ChinaTravelNews, Nicole Sy - Many will be surprised to know that U.S. airline, Delta Air Lines’ relationship with China goes back all the way to 1947. At that time, Delta’s predecessor, Northwest Airlines flew a great circle route from the U.S. to Tokyo, Shanghai and Manila.
Delta Air Lines’ unassuming office in Beijing’s Central Business District does nothing to boast of this decades-long history between the company and China, but according to Delta’s China Director - Mandy Zhou, the Chinese market is “very important” for the airline. “We’re trying to be the most Chinese-friendly U.S. airline in China, that’s our goal,” she says.
Mandy Zhou, Director - China of Delta Air lines
To do that, the Delta Air Lines team embarked on a mission to determine what is most important for Chinese travelers and what makes them feel the most comfortable, from the moment they decide they want to travel until they leave their destination’s airport.
“We wanted to focus on the customer experience from the ground to the air,” Zhou says. “From the ground includes when you think of booking an airline, how easily can you access the airline?”
Delta currently offers five non-stop flights from Shanghai-Pudong and Beijing to their hubs, Detroit, Seattle and Tokyo. They also operate a non-stop Seattle-Hong Kong flight and are set to expand with a Shanghai-Los Angeles direct flight is due to be debuted this summer.
To book tickets, delta.com offers services in Chinese, as does their call center, in both Mandarin and Cantonese. They are also the first U.S. airline to launch payment services through Alipay, a third-party payment system ubiquitous in online shopping in China. As of the end of last year, Alipay has more than 300 million users in China and processes 80 million transactions daily.
"We are thrilled to help Delta Air Lines make purchasing travel from China easier and more accessible than ever," said Jingming Li, President, Ant Financial Services Group, Americas, during the announcement in April. "Giving Chinese customers access to the payment method they most trust signals the great service that they can expect when they travel with Delta – from the ease of online booking to the airline's Chinese-speaking flight attendants and airport support."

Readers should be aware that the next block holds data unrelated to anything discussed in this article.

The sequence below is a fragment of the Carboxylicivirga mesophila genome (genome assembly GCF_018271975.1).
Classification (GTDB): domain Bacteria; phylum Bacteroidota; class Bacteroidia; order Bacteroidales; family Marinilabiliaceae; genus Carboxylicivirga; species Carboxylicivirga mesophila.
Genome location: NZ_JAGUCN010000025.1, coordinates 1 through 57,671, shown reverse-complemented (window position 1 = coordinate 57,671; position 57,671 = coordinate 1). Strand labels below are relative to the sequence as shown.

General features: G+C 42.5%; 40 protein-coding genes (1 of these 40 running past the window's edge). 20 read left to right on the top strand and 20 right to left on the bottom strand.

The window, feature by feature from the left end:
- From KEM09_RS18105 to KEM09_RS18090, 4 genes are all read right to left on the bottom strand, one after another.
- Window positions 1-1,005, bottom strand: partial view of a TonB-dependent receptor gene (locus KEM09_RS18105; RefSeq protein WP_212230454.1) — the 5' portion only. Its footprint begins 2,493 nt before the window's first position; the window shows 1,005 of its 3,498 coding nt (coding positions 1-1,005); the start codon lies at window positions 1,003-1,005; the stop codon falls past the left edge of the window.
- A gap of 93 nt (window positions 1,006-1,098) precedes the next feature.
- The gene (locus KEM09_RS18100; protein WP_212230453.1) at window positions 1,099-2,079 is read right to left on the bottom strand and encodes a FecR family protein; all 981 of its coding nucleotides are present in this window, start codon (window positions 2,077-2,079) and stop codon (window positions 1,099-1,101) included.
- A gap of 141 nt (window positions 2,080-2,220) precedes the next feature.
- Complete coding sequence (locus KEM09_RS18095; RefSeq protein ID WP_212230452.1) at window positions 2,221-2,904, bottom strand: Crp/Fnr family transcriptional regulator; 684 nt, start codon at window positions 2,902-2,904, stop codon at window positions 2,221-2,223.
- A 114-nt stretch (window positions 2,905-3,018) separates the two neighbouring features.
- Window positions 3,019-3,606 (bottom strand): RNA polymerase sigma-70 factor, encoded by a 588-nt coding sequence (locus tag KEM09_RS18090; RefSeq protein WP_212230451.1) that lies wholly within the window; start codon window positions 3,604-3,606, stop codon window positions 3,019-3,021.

IP addresses don’t determine whether or not the Alipay option is useable, too. That means travelers don’t have to be in China to use Alipay. “There is no limitation, anyone who has an Alipay account can use it. Inside China and outside China,” Zhou explains. “If you want to get a seat or buy a ticket outside China, you can use that. Its open to all who have an Alipay account.”
They also have an official Delta Air Lines Wechat account, a communication app that boasted 500 million users as of the end of 2014, a large majority of who are inside Mainland China. Just launched two months ago, Delta is the only U.S. carrier to take the step that most Chinese companies have taken to maximize their engagement with consumers. “Currently it’s on an information basis, but we’re building that account to be fully functional,” says Zhou. Delta plans on linking it to their official website so users will be able to book flights through it.
Their China-oriented services continue once the flight has taken off. “On the air, we have Chinese-speaking flight attendants, Chinese meals, drinks, snacks, and also Chinese movies,” she says. “Both local Chinese movies and Chinese subtitled-movies.”
She adds that their staff is trained in Chinese language and cultural sensitivity classes. And that service extends to U.S. airports.
“We have travel assistants. When people arrive at Seattle Airport, we have our Delta agents there, trying to see if they can assist anybody who has a tighter schedule get to that connection faster,” she says. The agents speak Chinese too, helping wary first-timers to the U.S. navigate the airport.
“We’re working on the airport authorities (to offer this service), because it is one of the factors we think will make customers feel more comfortable traveling,” says Delta’s director - China. “Also in Seattle and Detroit, we’re enhancing our transfer facilities to make the transfer easier.”
Other partnerships they have on the ground include two tie-ups with Chinese banks. A joint credit card with Minsheng Bank established in 2012 acts to collect SkyMiles, Delta’s frequent flyers program, and collaboration with ICBC’s Global Traveler card in 2013 to give their gold and platinum card holders discount tickets.
They also partnered with MLB to bring their baseball camps to China and are founding partner and official airline of the Schwartzman Scholarships, a U.S.-China focused scholarship, to commence in 2016.
It’s a wise strategy to win the hearts and consequently, wallets of U.S.-China travelers. The Civil Aviation Administration of China reported 6.13 million passenger trips between China and the U.S. were made in 2014. It further expects that number to rise by 15% annually due to increasing flights between the two countries.